Friday, September 7, 2007

Hello everyone!

Today started off with an in depth study of our homework. The first question we looked at was well... number 1...

The point of doing number one was to show how to find a good domain in a problem that does not give any concrete numbers to work with. The example was talking about the number of daylight hours per day. Mr.K then dived right into the in depth analysis of the problem. We discussed the day with the most daylight (Summer solstice), the day with the least light (Winter solstice) and the days which the amount of daylight is equal to the amount of night (cannot remember what they were called). With this information in hand and the assumption that we are in Saskatchewan and at the equator to simplify this we delved into finding a suitable domain and range. Since the cycle comes full circle from summer solstice to summer solstice it was decided that a year would be a fair domain. For range we estimated that the daylight would shift by three hours off dead even at the solstices (at this point we also realized that this is a sine or cosine graph pretty much straight out of last years questions). So we found the domain and range and the shape of the graph which satisfied the question. But Mr.K is not satisfied with teaching us merely the rudiments of what we need to know so to the weather network statistics page we went and we observed all the different patterns Winnipeg goes through.

The second question that we moved onto goes as follows:

An open box is made by cutting squares of side x from teh four corners of a sheet of cardboard that is 8.5 by 11 inches and then folding up the sides.

a) Express the volume of the box as a function of x.

No without crunching numbers terribly much we came up with the domain. We knew that it could not be 4.25 inches or more because we'd lose the third dimension therefor losing the volume and you cannot cut 0 or less because you cannot cut negative distances and if you don't cut at all you don't have a third dimension and therefor no volume.

From there we continued to make x useful and make it the size of our cut. From there we deduced that the 8.5 inch side must be 8-2x because two sides will be cut from it and same with the 11 inch side as shown in the diagram below.

Then using what we know about volume, we found the function that related x to the volume. All we had to do is multiply the L x W x H. So our function ended up as f(x) = x(8.5-2x)(11-2x). (Though the slides show it as 8 - 2x).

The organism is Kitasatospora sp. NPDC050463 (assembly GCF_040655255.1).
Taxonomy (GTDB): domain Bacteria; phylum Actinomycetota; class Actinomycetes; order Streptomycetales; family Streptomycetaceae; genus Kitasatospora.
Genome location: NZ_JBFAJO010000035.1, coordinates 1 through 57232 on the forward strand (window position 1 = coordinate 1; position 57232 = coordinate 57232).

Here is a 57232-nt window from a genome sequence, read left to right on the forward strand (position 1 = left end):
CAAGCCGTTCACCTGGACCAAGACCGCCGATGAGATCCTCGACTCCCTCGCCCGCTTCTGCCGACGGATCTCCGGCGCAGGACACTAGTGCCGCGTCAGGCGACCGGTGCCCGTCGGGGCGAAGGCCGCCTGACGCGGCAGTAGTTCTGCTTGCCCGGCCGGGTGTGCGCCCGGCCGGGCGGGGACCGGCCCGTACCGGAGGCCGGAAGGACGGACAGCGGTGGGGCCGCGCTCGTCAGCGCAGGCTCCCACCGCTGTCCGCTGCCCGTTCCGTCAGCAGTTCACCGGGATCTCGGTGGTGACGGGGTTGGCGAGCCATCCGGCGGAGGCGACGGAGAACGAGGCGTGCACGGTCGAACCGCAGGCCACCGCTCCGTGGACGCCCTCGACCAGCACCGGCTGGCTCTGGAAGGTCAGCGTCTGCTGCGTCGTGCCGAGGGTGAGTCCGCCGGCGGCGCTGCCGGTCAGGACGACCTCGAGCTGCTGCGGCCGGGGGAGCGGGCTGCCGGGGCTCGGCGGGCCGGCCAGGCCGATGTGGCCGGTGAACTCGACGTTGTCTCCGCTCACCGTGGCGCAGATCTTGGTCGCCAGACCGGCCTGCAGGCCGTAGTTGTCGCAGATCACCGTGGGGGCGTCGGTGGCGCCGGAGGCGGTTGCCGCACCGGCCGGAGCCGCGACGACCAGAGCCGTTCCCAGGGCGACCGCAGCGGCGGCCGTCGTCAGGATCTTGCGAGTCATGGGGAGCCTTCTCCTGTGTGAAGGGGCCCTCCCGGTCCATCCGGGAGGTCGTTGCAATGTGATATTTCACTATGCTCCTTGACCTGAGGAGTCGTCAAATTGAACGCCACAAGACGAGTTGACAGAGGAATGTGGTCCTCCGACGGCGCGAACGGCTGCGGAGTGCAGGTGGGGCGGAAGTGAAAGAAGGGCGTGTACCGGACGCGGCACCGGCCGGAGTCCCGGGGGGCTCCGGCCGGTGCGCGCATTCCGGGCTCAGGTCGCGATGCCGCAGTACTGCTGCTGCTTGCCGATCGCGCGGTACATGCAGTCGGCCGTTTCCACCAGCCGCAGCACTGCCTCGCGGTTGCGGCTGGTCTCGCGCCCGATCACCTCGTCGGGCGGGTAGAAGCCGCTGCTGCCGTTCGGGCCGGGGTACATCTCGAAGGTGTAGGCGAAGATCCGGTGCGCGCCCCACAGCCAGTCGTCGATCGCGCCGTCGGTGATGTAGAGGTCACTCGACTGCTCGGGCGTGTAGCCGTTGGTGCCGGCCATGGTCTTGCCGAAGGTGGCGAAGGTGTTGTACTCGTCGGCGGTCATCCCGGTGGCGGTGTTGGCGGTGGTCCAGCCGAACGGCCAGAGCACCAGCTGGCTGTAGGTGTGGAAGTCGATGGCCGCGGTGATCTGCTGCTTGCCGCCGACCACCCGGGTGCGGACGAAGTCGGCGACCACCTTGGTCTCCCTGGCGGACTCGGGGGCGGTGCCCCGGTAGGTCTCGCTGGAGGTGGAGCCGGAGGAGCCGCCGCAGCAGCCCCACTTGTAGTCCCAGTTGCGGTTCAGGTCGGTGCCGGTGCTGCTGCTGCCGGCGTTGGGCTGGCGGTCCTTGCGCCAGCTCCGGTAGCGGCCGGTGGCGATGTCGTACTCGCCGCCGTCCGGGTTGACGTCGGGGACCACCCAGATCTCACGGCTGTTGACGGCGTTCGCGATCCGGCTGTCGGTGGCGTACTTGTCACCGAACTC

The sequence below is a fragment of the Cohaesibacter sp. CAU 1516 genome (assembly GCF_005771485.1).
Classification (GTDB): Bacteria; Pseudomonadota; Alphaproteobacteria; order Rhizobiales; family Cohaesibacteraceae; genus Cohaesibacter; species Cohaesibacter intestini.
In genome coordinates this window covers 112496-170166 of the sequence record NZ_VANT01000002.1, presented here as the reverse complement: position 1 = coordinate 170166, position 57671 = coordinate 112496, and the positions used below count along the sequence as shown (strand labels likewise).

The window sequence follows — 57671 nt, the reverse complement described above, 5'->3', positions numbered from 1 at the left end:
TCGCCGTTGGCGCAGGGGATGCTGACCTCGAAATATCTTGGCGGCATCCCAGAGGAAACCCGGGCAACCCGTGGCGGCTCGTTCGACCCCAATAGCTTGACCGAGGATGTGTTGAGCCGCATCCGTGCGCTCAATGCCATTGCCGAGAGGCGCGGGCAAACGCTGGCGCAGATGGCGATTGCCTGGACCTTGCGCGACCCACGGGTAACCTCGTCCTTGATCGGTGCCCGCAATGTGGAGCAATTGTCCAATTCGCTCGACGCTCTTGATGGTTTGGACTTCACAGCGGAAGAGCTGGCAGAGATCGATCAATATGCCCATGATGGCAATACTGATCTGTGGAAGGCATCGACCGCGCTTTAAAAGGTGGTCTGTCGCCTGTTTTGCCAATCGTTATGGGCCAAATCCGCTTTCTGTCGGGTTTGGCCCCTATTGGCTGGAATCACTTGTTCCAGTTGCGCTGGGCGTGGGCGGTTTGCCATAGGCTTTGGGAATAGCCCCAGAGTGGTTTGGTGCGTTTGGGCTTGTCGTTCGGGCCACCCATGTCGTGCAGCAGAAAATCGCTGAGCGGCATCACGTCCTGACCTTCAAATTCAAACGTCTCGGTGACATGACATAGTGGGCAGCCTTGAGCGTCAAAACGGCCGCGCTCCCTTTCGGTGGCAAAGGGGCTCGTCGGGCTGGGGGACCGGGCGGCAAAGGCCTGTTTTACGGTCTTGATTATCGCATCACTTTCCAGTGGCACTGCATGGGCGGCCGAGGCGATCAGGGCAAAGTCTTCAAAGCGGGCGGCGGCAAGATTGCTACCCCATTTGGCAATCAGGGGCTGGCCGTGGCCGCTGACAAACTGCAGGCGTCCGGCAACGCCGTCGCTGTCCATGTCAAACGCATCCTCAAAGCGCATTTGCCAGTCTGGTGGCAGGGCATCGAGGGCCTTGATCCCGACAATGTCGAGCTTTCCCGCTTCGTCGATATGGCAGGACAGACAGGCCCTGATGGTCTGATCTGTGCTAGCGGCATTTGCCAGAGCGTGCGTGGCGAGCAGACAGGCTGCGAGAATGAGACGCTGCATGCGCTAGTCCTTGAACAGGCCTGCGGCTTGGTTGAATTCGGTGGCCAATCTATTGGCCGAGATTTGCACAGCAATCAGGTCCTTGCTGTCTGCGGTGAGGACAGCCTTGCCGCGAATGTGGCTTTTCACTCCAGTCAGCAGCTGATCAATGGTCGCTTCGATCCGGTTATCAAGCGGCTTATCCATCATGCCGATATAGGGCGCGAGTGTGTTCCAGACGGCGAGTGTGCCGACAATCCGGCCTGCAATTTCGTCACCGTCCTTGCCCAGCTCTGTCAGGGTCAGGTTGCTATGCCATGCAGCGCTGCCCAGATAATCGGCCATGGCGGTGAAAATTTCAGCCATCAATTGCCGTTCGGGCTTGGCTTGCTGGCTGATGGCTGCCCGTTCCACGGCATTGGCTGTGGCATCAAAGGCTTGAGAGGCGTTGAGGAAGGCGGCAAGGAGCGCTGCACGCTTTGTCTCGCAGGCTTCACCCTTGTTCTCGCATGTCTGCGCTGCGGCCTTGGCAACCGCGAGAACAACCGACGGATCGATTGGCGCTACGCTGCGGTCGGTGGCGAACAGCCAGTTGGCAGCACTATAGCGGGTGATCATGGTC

Then Mr.K got rid of a wasp.

We then moved onto the golf ball question which ended up looking very similar to many questions we have answered in the past years and we quickly caught the drift of it. The only thing that was a little bit tricky was the fact you had to look back in your work for the answer (view slide 2).

The last question that we handled from our homework was as follows:

A wire 6 meters long is cut into twelve pieces. The pieces are welded together to form the frame of a rectangular box with a square base.
a) Define a function that relates the height of the box to the length of one edge of the base.
Well first off we knew that all the sides of the base and top must be the same because it is a square and the four sides connecting the squares must be the same length as well, so our equation for the perimeter became 4H + 8L = 6.
b) Define a function that relates the total surface area of the box to the length of one edge of the base.
Well we quickly came up with a formula for the surface area 2L^2 + 4LH = SA.
But we had to express it in terms of one length of the base. So finagling with our first equation we isolated H and substituted it in and took it as solved (slide 3).

From this point on we were just drawing graphs...
The only one that was tricky was the graph of f(x) = sqr(-x-2). Within it you have to factor out the -1 in both terms or else when you do your flip then translation it will be wrong.

Remember to do your homework! If I can this weekend I'll update this to try out a JAVA applet I'll create (found a couple stumbling blocks). Have a good weekend!

The next scribe is......

John D!


Lani said...

Hi Grey-M,

Thanks for sharing your class-- good reading that the first question was number 1 and that Mr. K got that pesky wasp!

Now this really caught my attention:
"Mr.K is not satisfied with teaching us merely the rudiments of what we need to know .."

Why do you think?


Grey-M said...

If he taught us just what we needed to know he would be a run of the mill teacher. He goes further than what we need to know because if you know more than you need to it will be easier to do harder concepts/questions then if you just have the status-quo knowledge base. With more knowledge comes better ways to do questions and Mr.K always wants us to do better.

Lani said...

Hi Grey-M,

Thanks so much for the thoughtful and gracious reply. I'm thinking you are so fortunate to be with Mr. K who is not "run of the mill" and he is fortunate to be with you who appreciates his wisdom and expertise!

I look forward to reading your scribes--


zeph said...

HAHA There's ALWAYS a wasp coming into Mr.K's classroom near the beginning of the year. Then he would get out his Windex, spray the wasp, and throws the wasp out the window and he would say "Go tell your friends!"